Amid ongoing COVID-19 lockdown, Nationalist Movement Party (MHP) Chairman Devlet Bahçeli has announced that his party has completed the drafting of a 100-article constitution in line with his promise he made during the party’s general convention in mid-March.
He did not publicize the draft and informed that his party would first share it with his partner at the People’s Alliance, President Recep Tayyip Erdoğan and his ruling Justice and Development Party (AKP). It’s understood that officials from the MHP and the AKP will come together in the coming weeks to study over the former’s draft before shaping a road map on how to proceed for a common constitutional proposal.
If the AKP and the MHP agree, the latter will share its draft with the political parties and the non-governmental organizations and later with the public opinion for a broader discussion. It can also be that they may work on the MHP’s draft and turn it into the People’s Alliance’s draft. As can be recalled, Erdoğan has suggested that his government was planning to submit a drafted constitution to public opinion in the first quarter of 2022. In this regard, Bahçeli’s move is seen as a well-calculated action to support Erdoğan’s bid for the new charter.
First, Bahçeli’s move will surely bring about an impetus to the People’s Alliance’s efforts to divert the political agenda towards the new constitution at a moment when the country is struggling with the COVID-19 pandemic and its negative impact on the Turkish economy. It may also lead to more accelerated work between AKP and MHP officials to compromise over a single text.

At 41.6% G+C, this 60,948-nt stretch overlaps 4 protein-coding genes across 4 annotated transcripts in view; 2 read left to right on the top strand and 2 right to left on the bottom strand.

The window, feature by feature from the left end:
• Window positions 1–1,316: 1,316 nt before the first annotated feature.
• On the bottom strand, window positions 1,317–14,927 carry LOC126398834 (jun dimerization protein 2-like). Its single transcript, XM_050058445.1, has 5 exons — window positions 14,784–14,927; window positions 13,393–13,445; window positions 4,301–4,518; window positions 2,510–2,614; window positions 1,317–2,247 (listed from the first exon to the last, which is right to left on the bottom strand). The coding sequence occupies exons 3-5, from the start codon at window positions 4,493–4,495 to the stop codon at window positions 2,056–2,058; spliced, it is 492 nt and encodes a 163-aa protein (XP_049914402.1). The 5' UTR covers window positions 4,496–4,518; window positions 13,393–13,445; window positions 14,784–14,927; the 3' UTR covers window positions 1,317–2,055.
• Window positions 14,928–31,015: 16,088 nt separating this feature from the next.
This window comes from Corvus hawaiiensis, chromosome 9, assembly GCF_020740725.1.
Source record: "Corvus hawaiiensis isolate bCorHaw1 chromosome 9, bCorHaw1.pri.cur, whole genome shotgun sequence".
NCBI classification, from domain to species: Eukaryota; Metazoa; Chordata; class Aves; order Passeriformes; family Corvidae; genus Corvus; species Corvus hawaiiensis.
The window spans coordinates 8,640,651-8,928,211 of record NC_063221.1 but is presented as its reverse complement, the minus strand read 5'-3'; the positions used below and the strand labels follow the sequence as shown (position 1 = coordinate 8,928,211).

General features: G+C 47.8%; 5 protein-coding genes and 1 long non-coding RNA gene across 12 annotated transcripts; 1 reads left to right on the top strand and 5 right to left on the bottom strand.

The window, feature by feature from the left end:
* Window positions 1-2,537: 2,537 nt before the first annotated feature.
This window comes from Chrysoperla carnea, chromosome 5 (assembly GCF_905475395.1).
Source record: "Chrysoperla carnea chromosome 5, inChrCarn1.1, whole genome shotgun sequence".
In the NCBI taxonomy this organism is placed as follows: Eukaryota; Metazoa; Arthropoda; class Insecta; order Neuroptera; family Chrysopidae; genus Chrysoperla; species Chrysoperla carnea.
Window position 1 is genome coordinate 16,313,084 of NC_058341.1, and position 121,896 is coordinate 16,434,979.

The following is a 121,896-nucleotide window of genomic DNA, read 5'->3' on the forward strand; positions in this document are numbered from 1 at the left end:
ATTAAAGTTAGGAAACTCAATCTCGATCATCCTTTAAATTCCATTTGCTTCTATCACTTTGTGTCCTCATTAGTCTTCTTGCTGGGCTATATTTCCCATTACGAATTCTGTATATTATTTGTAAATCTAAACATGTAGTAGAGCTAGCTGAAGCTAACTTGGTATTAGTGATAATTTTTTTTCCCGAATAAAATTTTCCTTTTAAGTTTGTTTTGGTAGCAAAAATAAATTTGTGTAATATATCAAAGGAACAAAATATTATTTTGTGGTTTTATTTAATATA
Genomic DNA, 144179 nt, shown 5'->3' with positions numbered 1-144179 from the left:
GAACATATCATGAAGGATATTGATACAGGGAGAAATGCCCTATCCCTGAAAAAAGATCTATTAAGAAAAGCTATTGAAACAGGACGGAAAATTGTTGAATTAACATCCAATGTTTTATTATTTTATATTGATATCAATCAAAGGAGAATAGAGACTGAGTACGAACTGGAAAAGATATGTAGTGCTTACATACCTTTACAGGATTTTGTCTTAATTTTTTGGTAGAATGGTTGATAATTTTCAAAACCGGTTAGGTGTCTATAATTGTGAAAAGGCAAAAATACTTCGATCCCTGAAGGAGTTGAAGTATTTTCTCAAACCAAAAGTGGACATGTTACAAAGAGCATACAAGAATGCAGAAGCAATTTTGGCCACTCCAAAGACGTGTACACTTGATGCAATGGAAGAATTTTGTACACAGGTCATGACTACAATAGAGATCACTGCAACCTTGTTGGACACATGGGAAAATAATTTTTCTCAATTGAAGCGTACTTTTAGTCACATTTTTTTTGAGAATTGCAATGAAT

Second, both the AKP and the MHP will continue to use pressure on the opposition parties to come up with their constitutional proposals in a bid to drive a wedge between the two biggest components of the Nation Alliance, the Republican People’s Party (CHP) and the İYİ (Good) Party with the Peoples’ Democratic Party (HDP).
The AKP and the MHP have long been accusing the CHP and the İYİ Party of holding secret negotiations with the HDP over a new charter and of promising to change the first four articles of the current constitution that stipulates the continuation of the unitary character of the Republic of Turkey.
The Nation Alliance will not answer these calls and will try to stay focused on current economic and political problems the country is facing with.
Instead of engaging in discussions over a new charter, they will continue to highlight the democratic deficiencies as well as continued problems over the principle of the rule of law in Turkey.
Third, Bahçeli’s move is also aiming to undermine the opposition’s campaign to discredit the executive-presidential system. The opposition Nation Alliance vows, if elected, its priority will be replacing the current model with what it calls a strengthened parliamentary system. Although it has not yet introduced a draft to explain what it means by the strengthened parliamentary system, both CHP and İYİ Party leaders underline that they will outline a set of principles ahead of the general elections.